RIT graduate among first to resume in-person Peace Corps work around the world

Rochester Institute of Technology graduate Alana Smith is among the first Peace Corps volunteers to serve overseas following an unprecedented two-year Peace Corps evacuation from more than 60 countries due to the COVID-19 pandemic.

Smith, from Riverside, California, left for Ghana on June 19, where she will live with a host family for three months and receive training ahead of a two-year stint teaching deaf children there.

“This kind of experience will broaden my perspective as an educator of deaf youth,” Smith said. “I’ve never been to Africa, so I’m excited for that. It will be a life changing experience and I look forward to learning about their values ​​and way of life.

Smith first wanted to join the Peace Corps when she was a senior in high school and learned that there were opportunities for deaf people like her to go to other communities and serve. She earned her Bachelor’s degree in Education of the Deaf at RIT’s School of Individualized Studies and, while at RIT, spent six weeks studying abroad in Denmark.

“I went with SOIS because I was exploring engineering majors, but I learned those majors weren’t for me,” she said. “I always knew I wanted to be a teacher, so I asked SOIS if it was possible, and they were able to let me customize my own major at RIT.”

After RIT, Smith earned her master’s degree in Deaf Education from Boston University. She then revisited the possibility of volunteering and found there was an opening to teach deaf children through the Peace Corps in Kenya or Ghana.

“The more I studied Deaf education in college, the more I was motivated to teach Deaf students everywhere,” she said.

Last year, RIT received the Peace Corps Prep designation to better help students prepare for service in the Peace Corps after graduation if they choose to join and be selected to serve.

Peace Corps CEO Carol Spahn said volunteers like Smith are essential. Volunteers work in priority local projects in one of the six Peace Corps sectors: agriculture, community economic development, education, environment, health, or youth development.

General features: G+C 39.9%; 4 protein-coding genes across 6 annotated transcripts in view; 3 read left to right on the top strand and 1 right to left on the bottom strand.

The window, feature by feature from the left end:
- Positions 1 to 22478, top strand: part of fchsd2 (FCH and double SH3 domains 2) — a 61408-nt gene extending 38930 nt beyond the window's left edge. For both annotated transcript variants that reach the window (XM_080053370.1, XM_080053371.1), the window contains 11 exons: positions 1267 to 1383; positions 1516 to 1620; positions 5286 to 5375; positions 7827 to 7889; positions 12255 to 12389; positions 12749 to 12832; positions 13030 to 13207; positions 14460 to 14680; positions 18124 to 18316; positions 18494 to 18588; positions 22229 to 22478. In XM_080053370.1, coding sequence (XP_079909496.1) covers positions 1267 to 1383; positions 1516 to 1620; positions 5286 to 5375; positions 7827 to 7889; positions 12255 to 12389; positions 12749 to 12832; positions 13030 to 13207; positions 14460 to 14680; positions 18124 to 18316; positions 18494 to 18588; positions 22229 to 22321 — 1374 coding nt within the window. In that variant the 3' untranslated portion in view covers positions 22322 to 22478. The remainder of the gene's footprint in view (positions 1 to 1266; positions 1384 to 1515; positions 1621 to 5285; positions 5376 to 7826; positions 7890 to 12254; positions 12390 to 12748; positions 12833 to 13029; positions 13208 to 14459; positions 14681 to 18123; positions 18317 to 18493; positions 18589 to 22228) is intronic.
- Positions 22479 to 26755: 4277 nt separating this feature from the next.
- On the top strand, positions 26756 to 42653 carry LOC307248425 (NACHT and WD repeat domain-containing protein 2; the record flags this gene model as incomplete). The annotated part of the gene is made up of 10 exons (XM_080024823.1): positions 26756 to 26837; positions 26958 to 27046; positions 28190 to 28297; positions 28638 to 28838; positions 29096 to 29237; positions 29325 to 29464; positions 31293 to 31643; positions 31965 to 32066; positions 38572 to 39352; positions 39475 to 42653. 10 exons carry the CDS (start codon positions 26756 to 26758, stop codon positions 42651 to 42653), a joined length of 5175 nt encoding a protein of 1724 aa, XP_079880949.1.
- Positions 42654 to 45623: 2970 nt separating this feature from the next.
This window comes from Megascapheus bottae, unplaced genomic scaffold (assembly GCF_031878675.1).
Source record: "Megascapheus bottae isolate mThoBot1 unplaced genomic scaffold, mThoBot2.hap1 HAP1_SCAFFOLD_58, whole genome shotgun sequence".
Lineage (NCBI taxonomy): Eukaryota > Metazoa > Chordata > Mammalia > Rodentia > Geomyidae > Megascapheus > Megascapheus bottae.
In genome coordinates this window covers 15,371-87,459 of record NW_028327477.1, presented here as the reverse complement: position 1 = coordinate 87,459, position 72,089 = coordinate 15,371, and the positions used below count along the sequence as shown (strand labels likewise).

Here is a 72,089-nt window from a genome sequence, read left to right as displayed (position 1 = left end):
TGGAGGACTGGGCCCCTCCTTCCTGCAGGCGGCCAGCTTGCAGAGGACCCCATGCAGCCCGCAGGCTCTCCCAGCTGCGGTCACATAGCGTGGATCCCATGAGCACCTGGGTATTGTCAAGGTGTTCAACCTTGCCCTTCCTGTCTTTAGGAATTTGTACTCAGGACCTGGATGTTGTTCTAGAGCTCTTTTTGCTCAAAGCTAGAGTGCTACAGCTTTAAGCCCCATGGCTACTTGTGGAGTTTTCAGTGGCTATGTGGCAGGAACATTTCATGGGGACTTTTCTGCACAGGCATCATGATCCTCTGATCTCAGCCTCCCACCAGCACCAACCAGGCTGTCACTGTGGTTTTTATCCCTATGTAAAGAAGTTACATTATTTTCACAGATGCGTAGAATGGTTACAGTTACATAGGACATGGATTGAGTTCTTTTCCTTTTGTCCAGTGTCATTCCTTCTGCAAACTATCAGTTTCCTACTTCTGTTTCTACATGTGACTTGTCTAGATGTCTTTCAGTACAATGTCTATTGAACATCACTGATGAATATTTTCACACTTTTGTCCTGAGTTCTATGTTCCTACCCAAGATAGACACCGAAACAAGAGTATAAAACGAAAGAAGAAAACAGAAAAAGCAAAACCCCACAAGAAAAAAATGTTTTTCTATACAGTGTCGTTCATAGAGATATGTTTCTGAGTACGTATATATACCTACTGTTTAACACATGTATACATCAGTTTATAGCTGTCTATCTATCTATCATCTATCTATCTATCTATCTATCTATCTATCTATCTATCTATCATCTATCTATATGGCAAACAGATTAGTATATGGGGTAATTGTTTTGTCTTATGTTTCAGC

“Peace Corps volunteers returning to Ghana will work alongside community members to support urgent development efforts and build critical connections,” Spahn said. “The world is at a critical moment. The largest global vaccination effort in history is underway as other widespread health, social, political and environmental issues continue to erode the foundations of our global society. Actions taken over the next few years have the potential to fundamentally impact development trajectories for decades to come.

Smith said she did not know which Ghana program to serve deaf children she would work in. It will be placed where it can help the most.

“My preference would be to teach college students or younger. I would love to teach elementary kids,” she said.

But Smith is certain she made the right choice by joining the Peace Corps, now that she’s out of college and before embarking on a career and starting a family.

“The Peace Corps is a great service opportunity,” she said. “It’s really a good time for me to be able to do this. I can resist life in the United States, I’m young. It’s a window of opportunity for me to experience something that I may not have another opportunity to do when I settle down with my partner and hang my hat somewhere.

About the Peace Corps: The Peace Corps is an international network of volunteers, community members, host country partners, and employees driven by the agency’s global peace and friendship mission. At the invitation of governments around the world, Peace Corps Volunteers work alongside community members on local priority projects in education, health, environment, agriculture, community economic development and youth development. Through service, members of the Peace Corps network develop transferable skills and hone cross-cultural skills that position them to be the next generation of global leaders. Since President John F. Kennedy created the Peace Corps in 1961, more than 240,000 Americans have served in 142 countries around the world. For more information, visit peacecorps.gov and follow us on Facebook, Instagram and Twitter.

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